Paul Pritchard's books are good: Deep Play was a good account of the pushing of climbing boundaries in the 1980's. In contrast, his second book, The Totem Pole, covers his recovery from a climbing accident that left him paraplegic. Probably haven't sold the second one very well, but it's a compelling read.

On the lighter hearted and sometimes humorous side, A Gringo's Journey by Cris Osborn comes recommended, covering his ride down the west coast of America (North and South).

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Re: 'Adventure' reading list

Post by evilgoat » Tue Jan 06, 2015 1:24 pm

Like psychovertical, all the Joe simpson books, into thin air etc.

A little different:
River Dog by Mark Shand - story of a trip following the brahmaputra with a stray dog.
narrow dog to carcassone - mental trip in a narrow boat from the midlands to carcassone in france. very odd writing style, the bit crossing the channel is ace/insane
surely Endurance: Shackleton has to be on everybody's list.

Giacomo
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Re: 'Adventure' reading list

Post by Giacomo » Tue Jan 06, 2015 2:08 pm

Some great suggestions here.

Waiting for a copy of the Millican Dalton: A search for romance and freedom book to arrive in the post and started reading Paul Howard's '2 wheels on my wagon'. Its about a novice cyclist dreaming of bigger things who decided to take on the Tour Divide. Enjoyable, easy reading...

Thanks all for the suggestions, should take me well into 2020...

Gari
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Re: 'Adventure' reading list

Post by Gari » Tue Jan 06, 2015 5:48 pm

Total Alpinism by Rene Demaison is a bit of an epic. Him and Hamish MacInnes, they don't make 'em like that anymore :shock: :lol:

24tom
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Re: 'Adventure' reading list

Post by 24tom » Tue Jan 06, 2015 8:12 pm

May I add "The Ascent of Rum Doodle" - pretty much a how-to of lightweight alpinism ;-)

Also (and ever so slightly more seriously) Feeding the Rat - Al Alvarez. Superbly written - a look into the world of mountaineering and climbing from someone almost on the outside, but with enough experience and passion to "get it" - and articulate it very, very well.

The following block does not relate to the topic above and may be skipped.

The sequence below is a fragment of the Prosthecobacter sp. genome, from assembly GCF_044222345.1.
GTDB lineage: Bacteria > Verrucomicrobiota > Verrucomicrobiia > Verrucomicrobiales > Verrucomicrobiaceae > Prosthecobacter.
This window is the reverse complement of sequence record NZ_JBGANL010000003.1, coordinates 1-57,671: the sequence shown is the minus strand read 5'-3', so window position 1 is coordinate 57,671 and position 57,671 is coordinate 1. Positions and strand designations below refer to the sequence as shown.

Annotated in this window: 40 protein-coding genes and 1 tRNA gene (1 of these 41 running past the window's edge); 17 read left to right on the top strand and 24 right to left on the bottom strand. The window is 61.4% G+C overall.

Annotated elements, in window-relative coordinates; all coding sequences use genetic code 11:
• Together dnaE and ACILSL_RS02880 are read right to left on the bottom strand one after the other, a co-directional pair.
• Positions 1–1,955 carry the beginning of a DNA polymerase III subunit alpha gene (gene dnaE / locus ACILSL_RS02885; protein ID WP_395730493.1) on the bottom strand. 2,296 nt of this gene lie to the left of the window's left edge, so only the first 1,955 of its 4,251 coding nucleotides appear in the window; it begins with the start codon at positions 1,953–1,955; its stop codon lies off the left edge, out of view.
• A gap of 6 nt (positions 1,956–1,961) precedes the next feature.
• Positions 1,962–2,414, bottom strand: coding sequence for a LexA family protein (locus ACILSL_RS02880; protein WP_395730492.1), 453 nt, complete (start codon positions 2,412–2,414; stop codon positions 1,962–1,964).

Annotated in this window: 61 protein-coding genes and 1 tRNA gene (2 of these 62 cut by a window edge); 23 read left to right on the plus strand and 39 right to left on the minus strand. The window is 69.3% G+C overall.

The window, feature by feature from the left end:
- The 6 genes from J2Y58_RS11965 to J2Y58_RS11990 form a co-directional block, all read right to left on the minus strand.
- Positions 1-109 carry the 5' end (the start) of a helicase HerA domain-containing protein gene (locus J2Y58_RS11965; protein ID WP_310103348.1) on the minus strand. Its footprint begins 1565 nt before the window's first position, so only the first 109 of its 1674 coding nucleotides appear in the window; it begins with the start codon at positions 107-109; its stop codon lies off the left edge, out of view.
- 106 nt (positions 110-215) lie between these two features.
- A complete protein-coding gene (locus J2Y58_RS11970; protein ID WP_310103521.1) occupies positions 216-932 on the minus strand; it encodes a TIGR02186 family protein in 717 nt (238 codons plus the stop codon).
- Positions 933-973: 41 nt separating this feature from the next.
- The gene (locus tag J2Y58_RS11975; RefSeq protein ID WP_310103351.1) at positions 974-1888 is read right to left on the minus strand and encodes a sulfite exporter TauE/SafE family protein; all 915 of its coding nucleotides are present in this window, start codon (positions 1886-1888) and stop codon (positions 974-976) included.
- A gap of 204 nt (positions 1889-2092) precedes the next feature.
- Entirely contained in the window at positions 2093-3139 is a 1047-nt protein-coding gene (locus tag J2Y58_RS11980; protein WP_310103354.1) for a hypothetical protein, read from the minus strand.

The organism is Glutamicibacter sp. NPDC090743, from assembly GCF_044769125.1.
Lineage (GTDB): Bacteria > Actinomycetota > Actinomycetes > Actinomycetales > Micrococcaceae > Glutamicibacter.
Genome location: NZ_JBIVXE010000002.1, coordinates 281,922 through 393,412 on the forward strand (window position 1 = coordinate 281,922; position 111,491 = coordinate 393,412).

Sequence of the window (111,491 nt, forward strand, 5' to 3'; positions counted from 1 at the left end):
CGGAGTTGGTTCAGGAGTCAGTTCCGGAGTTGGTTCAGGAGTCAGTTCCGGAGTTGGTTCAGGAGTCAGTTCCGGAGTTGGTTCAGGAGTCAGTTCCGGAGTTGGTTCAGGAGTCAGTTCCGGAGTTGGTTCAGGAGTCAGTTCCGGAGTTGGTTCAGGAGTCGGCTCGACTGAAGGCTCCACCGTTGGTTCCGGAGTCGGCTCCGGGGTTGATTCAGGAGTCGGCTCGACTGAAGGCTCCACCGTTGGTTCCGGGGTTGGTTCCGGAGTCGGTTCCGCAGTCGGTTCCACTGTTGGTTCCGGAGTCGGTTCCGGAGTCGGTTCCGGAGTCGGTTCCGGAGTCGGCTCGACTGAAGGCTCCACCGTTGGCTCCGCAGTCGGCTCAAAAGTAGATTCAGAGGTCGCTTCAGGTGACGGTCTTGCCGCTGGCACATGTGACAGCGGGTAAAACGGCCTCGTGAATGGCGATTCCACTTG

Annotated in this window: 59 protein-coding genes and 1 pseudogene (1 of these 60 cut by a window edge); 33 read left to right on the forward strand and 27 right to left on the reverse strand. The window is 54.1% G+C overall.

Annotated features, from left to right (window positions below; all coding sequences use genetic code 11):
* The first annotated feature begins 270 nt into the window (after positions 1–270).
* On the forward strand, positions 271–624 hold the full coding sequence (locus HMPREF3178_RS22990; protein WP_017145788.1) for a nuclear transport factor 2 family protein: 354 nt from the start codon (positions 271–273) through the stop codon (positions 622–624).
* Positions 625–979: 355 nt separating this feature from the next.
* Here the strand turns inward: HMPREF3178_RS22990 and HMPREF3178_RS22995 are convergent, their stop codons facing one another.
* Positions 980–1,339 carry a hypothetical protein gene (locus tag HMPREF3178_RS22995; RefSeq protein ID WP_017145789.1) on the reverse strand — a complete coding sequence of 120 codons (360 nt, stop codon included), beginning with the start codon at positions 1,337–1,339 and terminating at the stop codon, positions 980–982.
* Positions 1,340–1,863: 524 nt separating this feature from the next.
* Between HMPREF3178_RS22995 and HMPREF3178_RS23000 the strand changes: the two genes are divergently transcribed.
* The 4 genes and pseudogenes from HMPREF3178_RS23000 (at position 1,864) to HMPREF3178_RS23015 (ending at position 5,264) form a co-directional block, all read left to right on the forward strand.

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whitestone
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Re: 'Adventure' reading list

Post by whitestone » Tue Jan 06, 2015 10:02 pm

Sat on my bookshelves is a smorgasbord of mountaineering tomes, pretty well all those mentioned.

I'd add Walter Bonatti's "On the Heights", Dave Robert's "Moments of Doubt", "Savage Arena" by Joe Tasker.

For historical reading: "The Black Cliff" is worth searching out, if you can find it that is.

On the humour side, "Rope Boy" by Dennis Gray had me giggling all the way through.
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Re: 'Adventure' reading list

Post by trickyname » Wed Jan 07, 2015 11:51 pm

My absolute favorite adventuring book has to be
Clear Waters Rising by Nicholas Crane.
An amazing journey across europe in the 80's.
Also :
Atlas Biker: Mountain Biking in Morocco
by the same author. Hilarious photos of old bikes and kit, and a pretty epic journey.


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Re: 'Adventure' reading list

Post by jameso » Thu Jan 08, 2015 2:11 pm

Total Alpinism by Rene Demaison is a bit of an epic. Him and Hamish MacInnes, they don't make 'em like that anymore
Been meaning to get a copy of that. Wasn't he the guy who got trapped below the summit of the Grand Jorasses for a week or more in winter? On those same lines of legendary European climbers,

Conquistadors Of The Useless by Lionel Therray - hard as nails that guy, a great read. Also Hermann Buhl's Nanga Parbat Pilgrimage, stories of some bold solo climbing leading to an amazing account of reaching the summit of Nanga Parbat solo and barely making it back after an unplanned standing bivi on a ledge above 8000m :shock:

Mick Fowler's On Thin Ice is probably one of the best adventure books I have, if only for his attitude towards getting things done as well as having an eye for interesting stuff rather than 'big tick' routes. Going through a load of books on the shelf over lunch and feeling the need to see some big mountains again : ) or at least re-read the books!